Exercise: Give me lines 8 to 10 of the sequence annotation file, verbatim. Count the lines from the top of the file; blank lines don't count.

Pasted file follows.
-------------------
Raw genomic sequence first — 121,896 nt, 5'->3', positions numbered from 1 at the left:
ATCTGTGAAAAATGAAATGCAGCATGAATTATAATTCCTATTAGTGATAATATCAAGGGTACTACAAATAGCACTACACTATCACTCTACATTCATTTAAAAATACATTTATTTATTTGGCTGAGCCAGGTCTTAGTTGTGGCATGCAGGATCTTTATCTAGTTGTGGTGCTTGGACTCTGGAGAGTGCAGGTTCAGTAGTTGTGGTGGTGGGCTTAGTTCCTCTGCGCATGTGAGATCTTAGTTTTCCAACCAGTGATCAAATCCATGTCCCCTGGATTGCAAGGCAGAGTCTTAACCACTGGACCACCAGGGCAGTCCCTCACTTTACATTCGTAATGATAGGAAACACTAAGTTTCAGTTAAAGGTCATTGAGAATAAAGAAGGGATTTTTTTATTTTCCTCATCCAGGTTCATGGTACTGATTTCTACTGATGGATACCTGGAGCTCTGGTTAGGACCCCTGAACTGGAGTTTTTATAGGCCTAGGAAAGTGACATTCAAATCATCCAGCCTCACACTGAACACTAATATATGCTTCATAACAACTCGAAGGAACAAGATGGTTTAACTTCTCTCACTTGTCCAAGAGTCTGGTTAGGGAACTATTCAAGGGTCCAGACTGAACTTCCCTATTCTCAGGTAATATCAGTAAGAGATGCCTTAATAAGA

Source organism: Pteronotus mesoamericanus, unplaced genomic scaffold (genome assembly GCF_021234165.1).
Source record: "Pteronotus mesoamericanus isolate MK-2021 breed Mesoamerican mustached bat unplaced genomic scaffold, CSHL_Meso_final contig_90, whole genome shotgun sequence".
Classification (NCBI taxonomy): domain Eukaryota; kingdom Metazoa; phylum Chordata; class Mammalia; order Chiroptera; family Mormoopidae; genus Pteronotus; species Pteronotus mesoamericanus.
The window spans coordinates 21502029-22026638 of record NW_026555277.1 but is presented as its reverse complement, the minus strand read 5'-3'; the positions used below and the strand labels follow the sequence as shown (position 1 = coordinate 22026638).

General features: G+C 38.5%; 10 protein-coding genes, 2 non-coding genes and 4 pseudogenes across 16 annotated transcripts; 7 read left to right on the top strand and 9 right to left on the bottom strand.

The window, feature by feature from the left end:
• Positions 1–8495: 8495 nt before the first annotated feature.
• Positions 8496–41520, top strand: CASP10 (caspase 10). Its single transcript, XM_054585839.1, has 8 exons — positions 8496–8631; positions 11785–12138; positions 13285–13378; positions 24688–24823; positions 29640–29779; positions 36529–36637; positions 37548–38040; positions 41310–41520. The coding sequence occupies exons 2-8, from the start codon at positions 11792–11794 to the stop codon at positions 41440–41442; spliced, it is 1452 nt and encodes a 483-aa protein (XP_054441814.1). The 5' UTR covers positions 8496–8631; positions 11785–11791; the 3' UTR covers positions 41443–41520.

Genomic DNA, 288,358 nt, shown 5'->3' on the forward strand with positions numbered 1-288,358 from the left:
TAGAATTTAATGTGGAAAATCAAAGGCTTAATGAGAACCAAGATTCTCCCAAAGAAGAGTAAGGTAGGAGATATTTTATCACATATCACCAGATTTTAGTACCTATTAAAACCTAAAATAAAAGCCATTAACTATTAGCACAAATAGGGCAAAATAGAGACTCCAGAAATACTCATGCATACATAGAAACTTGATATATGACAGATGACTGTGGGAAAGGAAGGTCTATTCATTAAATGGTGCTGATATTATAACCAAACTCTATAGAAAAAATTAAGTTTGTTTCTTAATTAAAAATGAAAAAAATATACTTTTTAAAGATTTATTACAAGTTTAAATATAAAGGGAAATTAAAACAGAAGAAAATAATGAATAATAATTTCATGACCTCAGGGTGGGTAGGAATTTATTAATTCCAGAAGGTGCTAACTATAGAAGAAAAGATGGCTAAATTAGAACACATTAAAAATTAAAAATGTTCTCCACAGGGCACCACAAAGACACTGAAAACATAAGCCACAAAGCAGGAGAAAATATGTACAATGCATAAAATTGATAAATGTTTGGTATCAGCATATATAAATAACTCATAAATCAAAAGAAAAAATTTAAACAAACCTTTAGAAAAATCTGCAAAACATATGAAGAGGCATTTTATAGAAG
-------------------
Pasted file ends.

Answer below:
The window, feature by feature from the left end:
• Positions 1–8495: 8495 nt before the first annotated feature.
• Positions 8496–41520, top strand: CASP10 (caspase 10). Its single transcript, XM_054585839.1, has 8 exons — positions 8496–8631; positions 11785–12138; positions 13285–13378; positions 24688–24823; positions 29640–29779; positions 36529–36637; positions 37548–38040; positions 41310–41520. The coding sequence occupies exons 2-8, from the start codon at positions 11792–11794 to the stop codon at positions 41440–41442; spliced, it is 1452 nt and encodes a 483-aa protein (XP_054441814.1). The 5' UTR covers positions 8496–8631; positions 11785–11791; the 3' UTR covers positions 41443–41520.